Straight Talk Advice

Oct 03, 2007

Joe Camel no longer Joe Cool

Dear Straight Talk: My girlfriend smokes a pack of cigarettes a day. We’re both 17. She has been smoking since she was 14. She really wants to quit but every time she goes a couple of days without a cigarette, something comes up. Maybe it’s an exam, or three papers are due at once, or her parents are flipping out. Something always happens to stress her out, which causes her to start up again. Has anyone on the teen panel been through this? I want to support her and not nag. What do I do? — C.H., Sacramento

From Kenny, 19: Stress is definitely my number-one trigger, too, also in the form of homework. For me, it helps that my friends hack and gag when I light up. It reminds me how bad it is. My girlfriend uses supportive tactics: if she notices I’m getting jittery for a cigarette, she’ll say, “sit still for awhile, you’ll be okay.” She successfully quit smoking so that gives her credentials, but maybe you could try it with your girlfriend, too.

From Sawyer, 16: I played with cigarettes for six months and never felt addicted until recently. I hate it. Tell your girlfriend to go for a run every time she gets the urge to smoke. That’s what I do. It makes the feeling go away. If it comes back, I run till my lungs burn; then they don’t want the smoke. 

From Mary 17: Your friend needs to find other ways to deal with her stress. She is just finding excuses to smoke.

From Farren, 19: It’s really hard to quit cold turkey, even with amazing willpower. Maybe she could taper off with the nicotine patch while, at the same time, replacing the negative habit with a positive, healthy habit. For instance, every time she wants a cigarette, she does a few exercises to increase her adrenaline, which will also boost her endorphins.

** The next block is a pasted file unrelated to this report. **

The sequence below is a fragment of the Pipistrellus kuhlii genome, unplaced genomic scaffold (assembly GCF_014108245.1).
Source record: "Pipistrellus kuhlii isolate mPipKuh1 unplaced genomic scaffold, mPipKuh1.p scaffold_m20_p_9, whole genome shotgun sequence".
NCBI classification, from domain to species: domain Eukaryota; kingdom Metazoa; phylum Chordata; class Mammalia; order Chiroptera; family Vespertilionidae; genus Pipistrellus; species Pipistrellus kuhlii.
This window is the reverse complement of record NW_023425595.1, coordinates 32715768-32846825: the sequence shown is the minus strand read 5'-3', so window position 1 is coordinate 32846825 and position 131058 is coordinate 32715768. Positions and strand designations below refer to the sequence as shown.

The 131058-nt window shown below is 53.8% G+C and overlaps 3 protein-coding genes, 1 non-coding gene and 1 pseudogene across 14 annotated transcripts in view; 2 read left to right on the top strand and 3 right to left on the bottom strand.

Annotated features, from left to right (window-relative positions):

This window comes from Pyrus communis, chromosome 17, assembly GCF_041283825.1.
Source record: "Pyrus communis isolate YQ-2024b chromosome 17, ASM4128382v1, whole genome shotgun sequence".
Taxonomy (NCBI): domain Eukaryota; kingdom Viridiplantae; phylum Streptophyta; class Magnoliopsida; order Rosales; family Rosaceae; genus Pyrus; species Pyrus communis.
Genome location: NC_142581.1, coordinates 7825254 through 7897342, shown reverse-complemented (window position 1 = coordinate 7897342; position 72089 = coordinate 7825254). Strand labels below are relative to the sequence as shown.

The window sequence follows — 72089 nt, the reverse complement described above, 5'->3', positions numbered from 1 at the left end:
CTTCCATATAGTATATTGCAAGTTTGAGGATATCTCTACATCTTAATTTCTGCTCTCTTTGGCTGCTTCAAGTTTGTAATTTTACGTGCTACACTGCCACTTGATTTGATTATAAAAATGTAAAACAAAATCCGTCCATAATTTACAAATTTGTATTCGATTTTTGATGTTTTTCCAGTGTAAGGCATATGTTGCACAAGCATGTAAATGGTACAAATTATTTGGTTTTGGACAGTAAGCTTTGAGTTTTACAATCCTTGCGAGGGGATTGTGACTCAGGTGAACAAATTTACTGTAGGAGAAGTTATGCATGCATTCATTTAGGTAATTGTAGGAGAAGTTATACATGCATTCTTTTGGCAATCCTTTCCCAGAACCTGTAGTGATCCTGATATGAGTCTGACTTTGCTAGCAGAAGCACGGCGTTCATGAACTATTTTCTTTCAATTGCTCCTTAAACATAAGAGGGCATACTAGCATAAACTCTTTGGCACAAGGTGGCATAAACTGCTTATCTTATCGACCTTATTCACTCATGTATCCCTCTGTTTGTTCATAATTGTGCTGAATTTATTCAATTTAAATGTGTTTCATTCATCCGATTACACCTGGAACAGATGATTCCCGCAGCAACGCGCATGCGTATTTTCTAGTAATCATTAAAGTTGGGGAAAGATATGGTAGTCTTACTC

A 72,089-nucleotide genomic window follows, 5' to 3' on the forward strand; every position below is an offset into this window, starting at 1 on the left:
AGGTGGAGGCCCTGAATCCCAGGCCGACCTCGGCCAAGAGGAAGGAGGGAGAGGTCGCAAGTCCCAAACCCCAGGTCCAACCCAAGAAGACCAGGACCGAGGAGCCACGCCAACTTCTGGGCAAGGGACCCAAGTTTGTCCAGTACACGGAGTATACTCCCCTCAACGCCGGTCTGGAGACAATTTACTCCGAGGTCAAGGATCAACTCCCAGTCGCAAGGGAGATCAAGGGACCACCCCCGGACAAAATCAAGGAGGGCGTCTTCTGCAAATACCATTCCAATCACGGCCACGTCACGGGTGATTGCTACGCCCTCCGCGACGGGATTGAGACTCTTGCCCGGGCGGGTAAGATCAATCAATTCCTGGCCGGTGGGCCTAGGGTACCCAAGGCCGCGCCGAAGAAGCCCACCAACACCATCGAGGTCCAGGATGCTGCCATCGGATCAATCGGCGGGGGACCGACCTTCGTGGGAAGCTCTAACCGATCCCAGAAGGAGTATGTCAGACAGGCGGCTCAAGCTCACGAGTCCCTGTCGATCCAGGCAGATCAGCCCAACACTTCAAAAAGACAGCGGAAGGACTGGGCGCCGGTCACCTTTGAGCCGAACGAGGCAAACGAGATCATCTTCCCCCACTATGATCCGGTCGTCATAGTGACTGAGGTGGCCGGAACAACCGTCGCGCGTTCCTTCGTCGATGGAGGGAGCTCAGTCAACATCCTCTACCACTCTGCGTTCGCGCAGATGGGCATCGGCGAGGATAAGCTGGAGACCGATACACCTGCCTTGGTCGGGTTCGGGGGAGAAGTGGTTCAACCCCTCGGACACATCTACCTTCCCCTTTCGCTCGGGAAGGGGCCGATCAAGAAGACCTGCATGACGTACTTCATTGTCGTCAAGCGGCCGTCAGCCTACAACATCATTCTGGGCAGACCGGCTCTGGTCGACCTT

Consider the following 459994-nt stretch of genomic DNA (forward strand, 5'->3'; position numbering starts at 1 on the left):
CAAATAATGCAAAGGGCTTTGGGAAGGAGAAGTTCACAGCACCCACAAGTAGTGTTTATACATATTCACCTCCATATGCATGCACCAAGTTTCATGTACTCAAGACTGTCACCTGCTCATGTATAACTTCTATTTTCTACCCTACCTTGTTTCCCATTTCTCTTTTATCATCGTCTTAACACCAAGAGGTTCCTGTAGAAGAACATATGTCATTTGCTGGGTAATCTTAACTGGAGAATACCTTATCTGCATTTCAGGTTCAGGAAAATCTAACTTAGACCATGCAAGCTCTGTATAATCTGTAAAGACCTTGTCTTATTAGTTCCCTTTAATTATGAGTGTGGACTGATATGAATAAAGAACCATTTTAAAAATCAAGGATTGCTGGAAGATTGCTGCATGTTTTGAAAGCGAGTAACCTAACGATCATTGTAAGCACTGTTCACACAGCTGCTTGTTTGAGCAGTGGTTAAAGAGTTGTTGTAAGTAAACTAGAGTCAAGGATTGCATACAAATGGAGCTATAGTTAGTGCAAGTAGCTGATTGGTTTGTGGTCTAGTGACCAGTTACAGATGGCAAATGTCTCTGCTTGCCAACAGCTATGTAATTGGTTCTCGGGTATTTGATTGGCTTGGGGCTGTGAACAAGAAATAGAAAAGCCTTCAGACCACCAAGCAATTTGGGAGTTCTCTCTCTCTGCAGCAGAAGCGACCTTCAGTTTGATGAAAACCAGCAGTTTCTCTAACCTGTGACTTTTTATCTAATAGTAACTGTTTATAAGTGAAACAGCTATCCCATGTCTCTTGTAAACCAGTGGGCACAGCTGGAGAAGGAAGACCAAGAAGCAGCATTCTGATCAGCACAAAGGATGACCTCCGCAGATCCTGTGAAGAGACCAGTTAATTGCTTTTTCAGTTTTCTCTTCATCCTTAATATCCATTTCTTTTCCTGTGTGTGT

From Mariah, 15: Take her to see someone who is suffering from a disease caused by smoking.

From Hannah, 16: I have friends who take fun comfort in this nasty, devastating habit and it truly breaks my heart. I know it seems like a waste of time saying how much you dislike it over and over, but that’s being there for her.

Dear C.H.: The teen panel has some excellent ideas for you. I was amazed to hear that young smokers are grateful for pressure from their friends — and that friends aren’t giving up on friends who smoke. According to studies, this “positive” peer pressure is the biggest reason teen smoking is down 30 percent from 10 years ago. You might ask your girlfriend what type of pressure she would like from you, if any. If she wants it, make sure it has an “I care” tone or it will backfire. And by all means, be sensitive to her moods.

In all reality, however, your girlfriend will need more help than this to quit. For a seasoned smoking veteran, which she is, the most successful quit rate comes from hypnotherapy. In a light hypnotic trance, the smoker chooses to replace her smoking habit with a habit or habits that are healthy and desirable for her, while incurring no withdrawal symptoms.

University of Iowa researchers studied 72,000 smokers who tried to quit and found hypnosis to be the most effective method with a 30 percent quit rate (modern hypnotic techniques are much higher at around 60 percent). Nicotine replacement products like gum and patches ran at about 10 percent. The least successful method was advice from a doctor, which appeared to convince almost nobody. Sheer willpower was not much better at around 6 percent.

With cigarettes at $5 a pack, in two months, your girlfriend could pay for her hypnotherapy to quit. After that, the extra money will be hers to enjoy.

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